Sparkling wine is an alcoholic beverage made from partially fermented grape must, through a wine base obtained from different grape varieties of Vitis vinifera genus that would later on have a second alcoholic fermentation in bottle to obtain the carbonic gas or sparkle.
Main varieties used for sparkling wine production are: Macabeo, Xarel.lo, Parellada and Trepat within the Cava appellation, and Chardonnay, Pinot Noir and Pinot Meunier in Champagne. Keep in mind that both Cava and Champagne are the most renowned worldwide producers of sparkling wine; however there are other producing regions such as Sekt, Prosseco and Crémant.
How is sparkling wine obtained?
There are different methods to bring forth a sparkling wine: champenoise method, also known as traditional or classic one, where the second fermentation is produced in the bottle after yeasts addition; transfer method, where the second fermentation is produced in the bottle but later the liquid is racked into a deposit to filter it and then put in the bottle again to be distributed; Granvás or Charmat method, where the second fermentation takes place in big gas-tight vats; and finally the gasification method, where carbonic gas is added to base wine.
Doubtlessly, champenoise method is the most expensive one but it is also the one which supplies the best sparkle quality and consequently the best final product.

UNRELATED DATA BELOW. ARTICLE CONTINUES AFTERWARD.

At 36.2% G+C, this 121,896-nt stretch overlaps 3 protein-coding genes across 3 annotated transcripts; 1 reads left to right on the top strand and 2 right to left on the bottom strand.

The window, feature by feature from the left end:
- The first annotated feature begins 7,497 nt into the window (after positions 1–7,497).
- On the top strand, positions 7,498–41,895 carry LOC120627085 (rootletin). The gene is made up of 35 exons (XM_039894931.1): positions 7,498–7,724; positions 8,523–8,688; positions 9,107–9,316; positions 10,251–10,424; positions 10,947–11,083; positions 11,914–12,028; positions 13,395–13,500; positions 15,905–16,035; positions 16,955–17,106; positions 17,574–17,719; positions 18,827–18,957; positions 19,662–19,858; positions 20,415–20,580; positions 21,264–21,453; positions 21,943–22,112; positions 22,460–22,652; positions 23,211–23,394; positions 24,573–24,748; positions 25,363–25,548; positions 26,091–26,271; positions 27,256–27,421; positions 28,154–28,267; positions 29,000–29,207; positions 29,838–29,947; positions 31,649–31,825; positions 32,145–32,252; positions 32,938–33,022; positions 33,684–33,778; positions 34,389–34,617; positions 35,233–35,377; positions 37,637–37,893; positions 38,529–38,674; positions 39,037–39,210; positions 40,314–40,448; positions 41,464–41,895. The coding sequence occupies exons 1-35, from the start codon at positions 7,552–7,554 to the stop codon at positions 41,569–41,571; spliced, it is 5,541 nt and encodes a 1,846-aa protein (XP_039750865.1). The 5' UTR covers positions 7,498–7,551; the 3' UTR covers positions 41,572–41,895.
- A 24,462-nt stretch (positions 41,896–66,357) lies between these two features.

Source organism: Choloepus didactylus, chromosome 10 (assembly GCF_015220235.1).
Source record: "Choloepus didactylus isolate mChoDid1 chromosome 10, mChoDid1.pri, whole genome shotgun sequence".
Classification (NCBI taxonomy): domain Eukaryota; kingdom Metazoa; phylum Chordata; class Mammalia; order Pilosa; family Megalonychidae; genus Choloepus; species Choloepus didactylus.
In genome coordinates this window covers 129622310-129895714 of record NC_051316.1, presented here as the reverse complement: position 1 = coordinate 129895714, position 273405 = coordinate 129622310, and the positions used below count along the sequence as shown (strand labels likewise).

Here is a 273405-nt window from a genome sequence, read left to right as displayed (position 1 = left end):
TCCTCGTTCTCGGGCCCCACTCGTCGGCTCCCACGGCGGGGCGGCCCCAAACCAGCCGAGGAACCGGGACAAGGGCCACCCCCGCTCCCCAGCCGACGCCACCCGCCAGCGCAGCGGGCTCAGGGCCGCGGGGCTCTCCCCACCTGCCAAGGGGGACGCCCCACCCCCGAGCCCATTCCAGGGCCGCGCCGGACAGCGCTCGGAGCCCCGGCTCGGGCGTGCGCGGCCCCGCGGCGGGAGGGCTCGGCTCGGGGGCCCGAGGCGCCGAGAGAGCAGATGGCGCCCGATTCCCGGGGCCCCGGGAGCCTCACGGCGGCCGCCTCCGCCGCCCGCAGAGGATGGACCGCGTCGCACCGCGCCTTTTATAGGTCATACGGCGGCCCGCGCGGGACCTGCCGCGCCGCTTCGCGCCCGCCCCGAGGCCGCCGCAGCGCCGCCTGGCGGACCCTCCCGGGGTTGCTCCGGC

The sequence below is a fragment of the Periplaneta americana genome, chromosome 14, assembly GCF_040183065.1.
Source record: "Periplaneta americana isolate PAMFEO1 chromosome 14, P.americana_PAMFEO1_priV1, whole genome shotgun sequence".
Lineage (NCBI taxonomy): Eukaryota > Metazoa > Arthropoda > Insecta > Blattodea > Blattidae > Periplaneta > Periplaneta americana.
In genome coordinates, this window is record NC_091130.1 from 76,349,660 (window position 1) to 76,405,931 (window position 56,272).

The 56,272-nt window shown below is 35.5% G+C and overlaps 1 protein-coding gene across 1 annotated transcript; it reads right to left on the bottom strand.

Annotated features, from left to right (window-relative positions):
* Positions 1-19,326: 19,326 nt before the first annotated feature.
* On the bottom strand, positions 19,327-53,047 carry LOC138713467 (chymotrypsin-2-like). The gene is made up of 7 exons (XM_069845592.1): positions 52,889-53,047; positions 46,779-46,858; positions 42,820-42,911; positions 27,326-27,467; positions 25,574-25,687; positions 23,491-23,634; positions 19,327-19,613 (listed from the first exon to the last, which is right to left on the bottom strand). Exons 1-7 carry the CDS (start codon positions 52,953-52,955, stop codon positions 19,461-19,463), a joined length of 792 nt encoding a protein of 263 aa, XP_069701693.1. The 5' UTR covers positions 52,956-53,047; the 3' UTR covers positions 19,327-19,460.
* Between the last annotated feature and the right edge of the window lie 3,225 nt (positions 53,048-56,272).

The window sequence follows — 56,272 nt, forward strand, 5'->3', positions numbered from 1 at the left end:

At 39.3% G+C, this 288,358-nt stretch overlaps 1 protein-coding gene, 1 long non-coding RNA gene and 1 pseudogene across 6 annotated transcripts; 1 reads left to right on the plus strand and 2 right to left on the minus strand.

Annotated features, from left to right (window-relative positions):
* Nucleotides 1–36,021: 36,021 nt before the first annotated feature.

The first step to produce any sparkling wine is to obtain a base of white wine with low alcoholic degree and smooth astringency that has followed white winemaking standard procedures. There are some producers who keep aside a small quantity of white wine to be aged in oak in order to furnish tertiary ageing aroma to the wine, for instance some cuvées by Krug and Castell de Sant Antoni.
Once the wine is in big stainless steel deposits, the expedition or tirage liquor is added. This liquor is made of sugar and saccharomyces bayanus yeasts. Then, the mix is bottled in glass and corked with a cap similar to the one used for beer and a shutter. The glass is distinguishable for its thickness, as it has to endure the second fermentation pressure, which can reach up to 6 atmospheres.
The next step is the horizontal storage of the bottles, called rhyme, in the cellar with constant humidity and temperature. Rhyme ageing takes at least 9 months for Cava and 15 months for Champagne. During this phase, yeasts thrives on sugar and release both alcohol and carbonic gas (CO2), causing the cherished sparkle. After the second fermentation, yeasts die from asphyxiation and remain sedimented in the bottle; these are the famous lees that give the typical autolysis bouquet to wine.
Once rhyme ageing is finished (from 9 to 60 months, depending on the cuvée) is the moment for clearing or fining, by turning regularly the bottles now placed on desks, until they get in vertical position, thus transferring the lees to the bottleneck.
It is time for disgorgement, freezing the bottleneck with a champagel equipment. Then bottles are uncorked, so as to eliminate the part of the freeze wine that has yeasts sediments, a diminishment that is completed with base wine, if the idea is to obtain a brut nature, or with expedition liquor to obtain an extra brut sparkling wine (up to 6 g/l sugar), brut (up to 15 g/l), extra sec (from 12 to 20 g/l), sec (from 17 to 32 g/l), semi sec (from 33 to 50 g/l) or sweet (over 50 g/l). Expedition liquor is a blend of sugar and aged white wine.
Now all that's missing is corking, labelling and distribution. Bubbles party!